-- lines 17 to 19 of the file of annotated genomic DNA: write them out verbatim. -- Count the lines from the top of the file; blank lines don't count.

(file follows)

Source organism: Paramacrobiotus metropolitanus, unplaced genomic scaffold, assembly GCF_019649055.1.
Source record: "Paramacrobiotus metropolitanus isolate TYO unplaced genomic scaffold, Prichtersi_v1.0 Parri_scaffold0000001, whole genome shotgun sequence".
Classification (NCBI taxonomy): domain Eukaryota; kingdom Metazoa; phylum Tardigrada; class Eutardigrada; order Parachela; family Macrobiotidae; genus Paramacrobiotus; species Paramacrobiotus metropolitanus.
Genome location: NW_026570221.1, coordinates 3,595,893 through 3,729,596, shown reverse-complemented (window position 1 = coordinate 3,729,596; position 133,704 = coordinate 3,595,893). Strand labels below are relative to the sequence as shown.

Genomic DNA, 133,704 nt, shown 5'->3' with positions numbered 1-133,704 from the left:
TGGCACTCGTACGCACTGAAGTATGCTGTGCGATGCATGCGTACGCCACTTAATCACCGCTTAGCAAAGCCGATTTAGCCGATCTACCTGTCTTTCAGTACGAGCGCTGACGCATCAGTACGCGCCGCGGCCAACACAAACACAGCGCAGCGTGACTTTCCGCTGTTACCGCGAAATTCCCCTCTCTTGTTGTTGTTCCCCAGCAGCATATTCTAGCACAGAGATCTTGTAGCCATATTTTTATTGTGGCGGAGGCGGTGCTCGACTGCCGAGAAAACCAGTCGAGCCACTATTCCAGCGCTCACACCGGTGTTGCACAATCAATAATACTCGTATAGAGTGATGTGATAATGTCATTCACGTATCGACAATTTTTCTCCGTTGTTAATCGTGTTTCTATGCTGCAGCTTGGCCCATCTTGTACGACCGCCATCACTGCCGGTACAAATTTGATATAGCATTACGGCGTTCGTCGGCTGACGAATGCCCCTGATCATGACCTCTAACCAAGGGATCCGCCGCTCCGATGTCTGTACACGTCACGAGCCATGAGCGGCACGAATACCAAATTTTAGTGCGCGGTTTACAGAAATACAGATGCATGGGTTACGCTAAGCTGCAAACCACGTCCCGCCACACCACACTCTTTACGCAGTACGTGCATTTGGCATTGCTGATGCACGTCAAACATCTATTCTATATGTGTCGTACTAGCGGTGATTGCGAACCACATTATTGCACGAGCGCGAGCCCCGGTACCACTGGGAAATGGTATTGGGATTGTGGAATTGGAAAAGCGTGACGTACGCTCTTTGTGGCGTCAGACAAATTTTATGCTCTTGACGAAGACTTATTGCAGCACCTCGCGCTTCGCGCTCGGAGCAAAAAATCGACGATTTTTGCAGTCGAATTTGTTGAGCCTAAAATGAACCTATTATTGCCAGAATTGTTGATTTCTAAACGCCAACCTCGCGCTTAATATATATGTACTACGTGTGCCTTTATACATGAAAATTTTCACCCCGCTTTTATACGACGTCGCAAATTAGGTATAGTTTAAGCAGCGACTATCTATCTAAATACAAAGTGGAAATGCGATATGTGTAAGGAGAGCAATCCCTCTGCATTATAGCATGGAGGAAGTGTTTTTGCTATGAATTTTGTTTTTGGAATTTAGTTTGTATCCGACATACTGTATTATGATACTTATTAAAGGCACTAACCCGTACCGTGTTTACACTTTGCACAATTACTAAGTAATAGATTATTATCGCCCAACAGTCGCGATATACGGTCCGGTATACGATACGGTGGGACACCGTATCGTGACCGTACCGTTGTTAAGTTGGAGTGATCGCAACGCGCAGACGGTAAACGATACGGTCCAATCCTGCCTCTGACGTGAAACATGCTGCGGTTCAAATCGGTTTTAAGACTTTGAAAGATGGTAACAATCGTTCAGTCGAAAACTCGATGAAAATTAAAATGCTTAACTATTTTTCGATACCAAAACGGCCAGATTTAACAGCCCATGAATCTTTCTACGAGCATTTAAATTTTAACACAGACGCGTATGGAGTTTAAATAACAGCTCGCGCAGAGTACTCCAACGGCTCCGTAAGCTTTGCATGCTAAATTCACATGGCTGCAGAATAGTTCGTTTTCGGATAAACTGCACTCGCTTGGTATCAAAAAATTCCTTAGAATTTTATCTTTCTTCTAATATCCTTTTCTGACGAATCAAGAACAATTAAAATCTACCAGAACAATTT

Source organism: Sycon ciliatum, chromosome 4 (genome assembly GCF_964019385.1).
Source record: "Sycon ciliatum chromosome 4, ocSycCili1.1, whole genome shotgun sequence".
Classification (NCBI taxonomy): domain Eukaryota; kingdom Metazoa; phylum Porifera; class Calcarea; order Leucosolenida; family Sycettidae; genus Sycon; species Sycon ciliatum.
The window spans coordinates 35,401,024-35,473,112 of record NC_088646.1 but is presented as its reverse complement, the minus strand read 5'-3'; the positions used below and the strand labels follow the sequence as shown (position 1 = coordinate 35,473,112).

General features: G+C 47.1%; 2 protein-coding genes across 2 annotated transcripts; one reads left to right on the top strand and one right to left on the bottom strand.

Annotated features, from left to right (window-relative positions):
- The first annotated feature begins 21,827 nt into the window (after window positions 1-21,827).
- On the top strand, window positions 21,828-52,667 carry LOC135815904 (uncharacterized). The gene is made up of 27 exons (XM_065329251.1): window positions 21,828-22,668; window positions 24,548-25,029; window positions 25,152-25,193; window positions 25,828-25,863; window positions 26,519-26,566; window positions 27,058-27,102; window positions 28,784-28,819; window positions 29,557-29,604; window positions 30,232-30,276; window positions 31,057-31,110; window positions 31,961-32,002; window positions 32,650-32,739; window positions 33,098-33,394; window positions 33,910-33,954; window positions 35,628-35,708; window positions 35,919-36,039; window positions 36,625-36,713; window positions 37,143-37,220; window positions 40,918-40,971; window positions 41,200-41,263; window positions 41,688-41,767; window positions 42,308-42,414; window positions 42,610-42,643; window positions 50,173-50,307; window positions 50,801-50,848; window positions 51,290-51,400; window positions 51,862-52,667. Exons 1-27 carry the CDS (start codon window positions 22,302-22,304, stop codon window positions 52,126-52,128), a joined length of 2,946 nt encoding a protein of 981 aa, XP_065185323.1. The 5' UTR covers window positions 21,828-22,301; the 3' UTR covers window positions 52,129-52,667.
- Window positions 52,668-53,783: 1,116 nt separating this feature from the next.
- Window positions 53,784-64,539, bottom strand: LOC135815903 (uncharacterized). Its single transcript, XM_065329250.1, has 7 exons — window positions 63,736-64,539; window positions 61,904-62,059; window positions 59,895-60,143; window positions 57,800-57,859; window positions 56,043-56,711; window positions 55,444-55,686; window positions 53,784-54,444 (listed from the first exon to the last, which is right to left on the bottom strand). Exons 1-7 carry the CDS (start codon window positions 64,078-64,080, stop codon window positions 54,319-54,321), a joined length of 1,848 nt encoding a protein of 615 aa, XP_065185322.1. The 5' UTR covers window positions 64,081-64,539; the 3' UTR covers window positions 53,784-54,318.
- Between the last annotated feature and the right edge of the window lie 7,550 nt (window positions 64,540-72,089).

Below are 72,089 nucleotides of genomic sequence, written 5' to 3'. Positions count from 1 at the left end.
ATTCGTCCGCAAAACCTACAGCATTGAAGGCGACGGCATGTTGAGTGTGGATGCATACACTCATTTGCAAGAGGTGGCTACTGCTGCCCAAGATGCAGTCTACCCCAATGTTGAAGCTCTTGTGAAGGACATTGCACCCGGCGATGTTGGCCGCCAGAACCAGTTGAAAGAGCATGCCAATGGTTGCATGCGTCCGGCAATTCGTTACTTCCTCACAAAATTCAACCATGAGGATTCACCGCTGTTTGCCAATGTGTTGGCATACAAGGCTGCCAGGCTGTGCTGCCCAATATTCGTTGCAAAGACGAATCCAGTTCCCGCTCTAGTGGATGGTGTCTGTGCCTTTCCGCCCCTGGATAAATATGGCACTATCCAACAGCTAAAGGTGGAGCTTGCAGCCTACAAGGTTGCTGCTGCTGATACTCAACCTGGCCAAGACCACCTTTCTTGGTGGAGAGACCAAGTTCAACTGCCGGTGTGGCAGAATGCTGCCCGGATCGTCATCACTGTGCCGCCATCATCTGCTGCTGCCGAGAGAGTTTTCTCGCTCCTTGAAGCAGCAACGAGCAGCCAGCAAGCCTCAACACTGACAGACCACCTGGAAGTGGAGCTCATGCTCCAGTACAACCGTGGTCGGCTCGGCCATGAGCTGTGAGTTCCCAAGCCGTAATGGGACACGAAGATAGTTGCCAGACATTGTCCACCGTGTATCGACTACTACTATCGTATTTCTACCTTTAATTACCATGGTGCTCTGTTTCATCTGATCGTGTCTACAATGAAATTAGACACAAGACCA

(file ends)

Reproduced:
- Between the last annotated feature and the right edge of the window lie 7,550 nt (window positions 64,540-72,089).

Below are 72,089 nucleotides of genomic sequence, written 5' to 3'. Positions count from 1 at the left end.
ATTCGTCCGCAAAACCTACAGCATTGAAGGCGACGGCATGTTGAGTGTGGATGCATACACTCATTTGCAAGAGGTGGCTACTGCTGCCCAAGATGCAGTCTACCCCAATGTTGAAGCTCTTGTGAAGGACATTGCACCCGGCGATGTTGGCCGCCAGAACCAGTTGAAAGAGCATGCCAATGGTTGCATGCGTCCGGCAATTCGTTACTTCCTCACAAAATTCAACCATGAGGATTCACCGCTGTTTGCCAATGTGTTGGCATACAAGGCTGCCAGGCTGTGCTGCCCAATATTCGTTGCAAAGACGAATCCAGTTCCCGCTCTAGTGGATGGTGTCTGTGCCTTTCCGCCCCTGGATAAATATGGCACTATCCAACAGCTAAAGGTGGAGCTTGCAGCCTACAAGGTTGCTGCTGCTGATACTCAACCTGGCCAAGACCACCTTTCTTGGTGGAGAGACCAAGTTCAACTGCCGGTGTGGCAGAATGCTGCCCGGATCGTCATCACTGTGCCGCCATCATCTGCTGCTGCCGAGAGAGTTTTCTCGCTCCTTGAAGCAGCAACGAGCAGCCAGCAAGCCTCAACACTGACAGACCACCTGGAAGTGGAGCTCATGCTCCAGTACAACCGTGGTCGGCTCGGCCATGAGCTGTGAGTTCCCAAGCCGTAATGGGACACGAAGATAGTTGCCAGACATTGTCCACCGTGTATCGACTACTACTATCGTATTTCTACCTTTAATTACCATGGTGCTCTGTTTCATCTGATCGTGTCTACAATGAAATTAGACACAAGACCA